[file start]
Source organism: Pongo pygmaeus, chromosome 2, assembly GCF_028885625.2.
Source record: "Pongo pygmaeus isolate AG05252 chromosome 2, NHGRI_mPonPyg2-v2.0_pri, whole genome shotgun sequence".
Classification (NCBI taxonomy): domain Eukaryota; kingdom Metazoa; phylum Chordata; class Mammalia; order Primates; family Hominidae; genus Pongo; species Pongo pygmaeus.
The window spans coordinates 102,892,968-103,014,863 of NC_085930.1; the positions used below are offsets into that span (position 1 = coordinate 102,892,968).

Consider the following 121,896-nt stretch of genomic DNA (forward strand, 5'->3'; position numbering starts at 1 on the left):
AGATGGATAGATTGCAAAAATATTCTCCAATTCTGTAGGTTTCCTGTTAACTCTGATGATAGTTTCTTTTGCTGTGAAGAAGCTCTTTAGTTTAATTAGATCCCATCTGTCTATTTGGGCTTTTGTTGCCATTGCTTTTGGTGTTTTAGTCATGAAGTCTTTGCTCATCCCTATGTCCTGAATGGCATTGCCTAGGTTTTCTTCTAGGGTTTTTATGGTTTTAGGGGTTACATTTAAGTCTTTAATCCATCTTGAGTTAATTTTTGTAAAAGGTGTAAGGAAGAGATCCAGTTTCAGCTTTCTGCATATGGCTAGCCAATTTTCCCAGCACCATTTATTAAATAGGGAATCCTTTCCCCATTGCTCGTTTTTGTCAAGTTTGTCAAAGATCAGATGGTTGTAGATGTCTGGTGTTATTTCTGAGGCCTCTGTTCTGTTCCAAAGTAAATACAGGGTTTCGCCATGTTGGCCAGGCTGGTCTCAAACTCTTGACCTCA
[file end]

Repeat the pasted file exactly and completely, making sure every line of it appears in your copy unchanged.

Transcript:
Source organism: Pongo pygmaeus, chromosome 2, assembly GCF_028885625.2.
Source record: "Pongo pygmaeus isolate AG05252 chromosome 2, NHGRI_mPonPyg2-v2.0_pri, whole genome shotgun sequence".
Classification (NCBI taxonomy): domain Eukaryota; kingdom Metazoa; phylum Chordata; class Mammalia; order Primates; family Hominidae; genus Pongo; species Pongo pygmaeus.
The window spans coordinates 102,892,968-103,014,863 of NC_085930.1; the positions used below are offsets into that span (position 1 = coordinate 102,892,968).

Consider the following 121,896-nt stretch of genomic DNA (forward strand, 5'->3'; position numbering starts at 1 on the left):
AGATGGATAGATTGCAAAAATATTCTCCAATTCTGTAGGTTTCCTGTTAACTCTGATGATAGTTTCTTTTGCTGTGAAGAAGCTCTTTAGTTTAATTAGATCCCATCTGTCTATTTGGGCTTTTGTTGCCATTGCTTTTGGTGTTTTAGTCATGAAGTCTTTGCTCATCCCTATGTCCTGAATGGCATTGCCTAGGTTTTCTTCTAGGGTTTTTATGGTTTTAGGGGTTACATTTAAGTCTTTAATCCATCTTGAGTTAATTTTTGTAAAAGGTGTAAGGAAGAGATCCAGTTTCAGCTTTCTGCATATGGCTAGCCAATTTTCCCAGCACCATTTATTAAATAGGGAATCCTTTCCCCATTGCTCGTTTTTGTCAAGTTTGTCAAAGATCAGATGGTTGTAGATGTCTGGTGTTATTTCTGAGGCCTCTGTTCTGTTCCAAAGTAAATACAGGGTTTCGCCATGTTGGCCAGGCTGGTCTCAAACTCTTGACCTCA